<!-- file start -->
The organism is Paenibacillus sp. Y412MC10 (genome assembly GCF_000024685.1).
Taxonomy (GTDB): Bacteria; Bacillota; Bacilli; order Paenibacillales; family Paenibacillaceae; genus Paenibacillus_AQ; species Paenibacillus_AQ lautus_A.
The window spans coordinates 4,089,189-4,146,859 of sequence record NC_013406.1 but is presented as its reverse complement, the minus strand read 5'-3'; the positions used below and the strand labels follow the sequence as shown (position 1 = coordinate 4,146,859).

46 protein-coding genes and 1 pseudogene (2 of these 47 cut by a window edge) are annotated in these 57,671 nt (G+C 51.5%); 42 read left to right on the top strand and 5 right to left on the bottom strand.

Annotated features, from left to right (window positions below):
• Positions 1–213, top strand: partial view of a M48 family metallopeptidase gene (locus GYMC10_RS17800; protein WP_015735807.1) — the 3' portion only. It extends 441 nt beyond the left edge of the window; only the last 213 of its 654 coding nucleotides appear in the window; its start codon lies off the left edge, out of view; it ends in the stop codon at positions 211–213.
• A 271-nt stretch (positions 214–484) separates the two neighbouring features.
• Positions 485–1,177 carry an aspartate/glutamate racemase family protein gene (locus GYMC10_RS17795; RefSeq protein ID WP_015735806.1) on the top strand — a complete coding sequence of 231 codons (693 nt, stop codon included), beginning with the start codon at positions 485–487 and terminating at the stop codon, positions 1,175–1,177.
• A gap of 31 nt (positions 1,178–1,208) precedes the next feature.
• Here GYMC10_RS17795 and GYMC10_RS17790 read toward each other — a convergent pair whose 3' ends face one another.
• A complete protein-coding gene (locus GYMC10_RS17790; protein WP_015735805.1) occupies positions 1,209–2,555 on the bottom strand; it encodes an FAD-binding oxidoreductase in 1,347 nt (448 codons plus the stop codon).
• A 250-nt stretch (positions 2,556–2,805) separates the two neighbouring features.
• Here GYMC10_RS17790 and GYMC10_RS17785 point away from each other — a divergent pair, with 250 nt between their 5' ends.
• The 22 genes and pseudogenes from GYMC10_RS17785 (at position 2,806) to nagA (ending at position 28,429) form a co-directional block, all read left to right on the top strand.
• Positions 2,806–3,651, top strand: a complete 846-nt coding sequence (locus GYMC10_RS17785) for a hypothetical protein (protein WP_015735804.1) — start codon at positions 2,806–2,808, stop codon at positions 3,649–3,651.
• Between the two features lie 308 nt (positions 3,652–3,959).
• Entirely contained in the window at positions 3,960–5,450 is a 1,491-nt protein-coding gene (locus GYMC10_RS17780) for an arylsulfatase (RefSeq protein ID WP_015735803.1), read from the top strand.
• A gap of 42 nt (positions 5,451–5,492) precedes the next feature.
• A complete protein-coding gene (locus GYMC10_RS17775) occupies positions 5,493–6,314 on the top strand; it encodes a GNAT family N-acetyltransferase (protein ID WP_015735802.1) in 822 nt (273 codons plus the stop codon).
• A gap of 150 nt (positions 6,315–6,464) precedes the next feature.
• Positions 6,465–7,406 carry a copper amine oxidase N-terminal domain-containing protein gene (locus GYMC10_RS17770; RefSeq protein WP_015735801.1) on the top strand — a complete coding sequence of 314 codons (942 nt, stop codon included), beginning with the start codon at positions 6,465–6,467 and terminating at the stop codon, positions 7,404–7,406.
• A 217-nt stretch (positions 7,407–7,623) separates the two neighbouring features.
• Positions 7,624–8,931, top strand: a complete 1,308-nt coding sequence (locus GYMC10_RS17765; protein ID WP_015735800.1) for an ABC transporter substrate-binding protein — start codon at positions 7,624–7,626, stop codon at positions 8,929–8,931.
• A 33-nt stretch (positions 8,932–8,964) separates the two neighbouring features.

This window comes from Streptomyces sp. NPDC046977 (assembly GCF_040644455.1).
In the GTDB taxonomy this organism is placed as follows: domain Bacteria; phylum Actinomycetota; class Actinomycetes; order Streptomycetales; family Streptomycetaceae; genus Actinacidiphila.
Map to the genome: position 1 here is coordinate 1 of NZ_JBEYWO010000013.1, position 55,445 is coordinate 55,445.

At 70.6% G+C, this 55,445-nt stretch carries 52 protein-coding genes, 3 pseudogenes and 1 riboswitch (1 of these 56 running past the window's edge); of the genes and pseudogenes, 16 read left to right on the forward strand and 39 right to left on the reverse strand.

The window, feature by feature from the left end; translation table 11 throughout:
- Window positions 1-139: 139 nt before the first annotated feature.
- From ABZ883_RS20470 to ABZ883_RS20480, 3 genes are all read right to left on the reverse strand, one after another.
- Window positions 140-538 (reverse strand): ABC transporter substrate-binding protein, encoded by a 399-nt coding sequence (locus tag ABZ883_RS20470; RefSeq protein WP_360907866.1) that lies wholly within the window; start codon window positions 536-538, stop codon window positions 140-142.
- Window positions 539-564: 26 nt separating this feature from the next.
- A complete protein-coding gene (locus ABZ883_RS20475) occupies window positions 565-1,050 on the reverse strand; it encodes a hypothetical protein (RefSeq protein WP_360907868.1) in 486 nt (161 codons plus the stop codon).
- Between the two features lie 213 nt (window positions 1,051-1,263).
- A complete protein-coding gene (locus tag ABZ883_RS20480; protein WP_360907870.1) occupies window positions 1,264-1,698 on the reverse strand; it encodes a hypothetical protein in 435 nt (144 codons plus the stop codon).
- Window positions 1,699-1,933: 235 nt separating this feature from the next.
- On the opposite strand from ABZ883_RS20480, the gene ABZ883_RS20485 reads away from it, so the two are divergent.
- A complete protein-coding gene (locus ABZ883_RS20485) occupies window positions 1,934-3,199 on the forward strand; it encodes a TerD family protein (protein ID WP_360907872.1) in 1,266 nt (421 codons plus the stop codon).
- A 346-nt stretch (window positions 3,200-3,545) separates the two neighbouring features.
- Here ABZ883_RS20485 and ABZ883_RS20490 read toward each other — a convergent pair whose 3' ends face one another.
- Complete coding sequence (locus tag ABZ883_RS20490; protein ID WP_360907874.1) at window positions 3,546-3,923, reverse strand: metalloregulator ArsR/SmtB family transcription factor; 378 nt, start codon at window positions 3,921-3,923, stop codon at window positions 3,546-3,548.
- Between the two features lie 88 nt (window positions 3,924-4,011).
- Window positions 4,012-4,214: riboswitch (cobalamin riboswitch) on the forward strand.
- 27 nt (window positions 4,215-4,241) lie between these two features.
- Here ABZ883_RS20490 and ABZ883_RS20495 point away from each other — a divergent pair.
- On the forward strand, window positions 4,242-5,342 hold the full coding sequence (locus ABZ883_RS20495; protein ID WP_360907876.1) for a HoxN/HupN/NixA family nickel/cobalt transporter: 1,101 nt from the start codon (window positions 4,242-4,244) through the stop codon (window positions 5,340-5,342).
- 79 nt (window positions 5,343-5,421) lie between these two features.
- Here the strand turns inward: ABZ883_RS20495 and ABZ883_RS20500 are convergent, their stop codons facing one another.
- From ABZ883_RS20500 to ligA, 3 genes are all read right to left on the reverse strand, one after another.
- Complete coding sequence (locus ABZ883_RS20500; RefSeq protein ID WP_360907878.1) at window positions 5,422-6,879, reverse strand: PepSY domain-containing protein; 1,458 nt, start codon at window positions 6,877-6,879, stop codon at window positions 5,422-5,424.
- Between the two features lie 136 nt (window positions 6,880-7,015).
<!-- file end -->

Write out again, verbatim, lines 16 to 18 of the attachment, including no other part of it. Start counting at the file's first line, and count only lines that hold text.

• Between the two features lie 308 nt (positions 3,652–3,959).
• Entirely contained in the window at positions 3,960–5,450 is a 1,491-nt protein-coding gene (locus GYMC10_RS17780) for an arylsulfatase (RefSeq protein ID WP_015735803.1), read from the top strand.
• A gap of 42 nt (positions 5,451–5,492) precedes the next feature.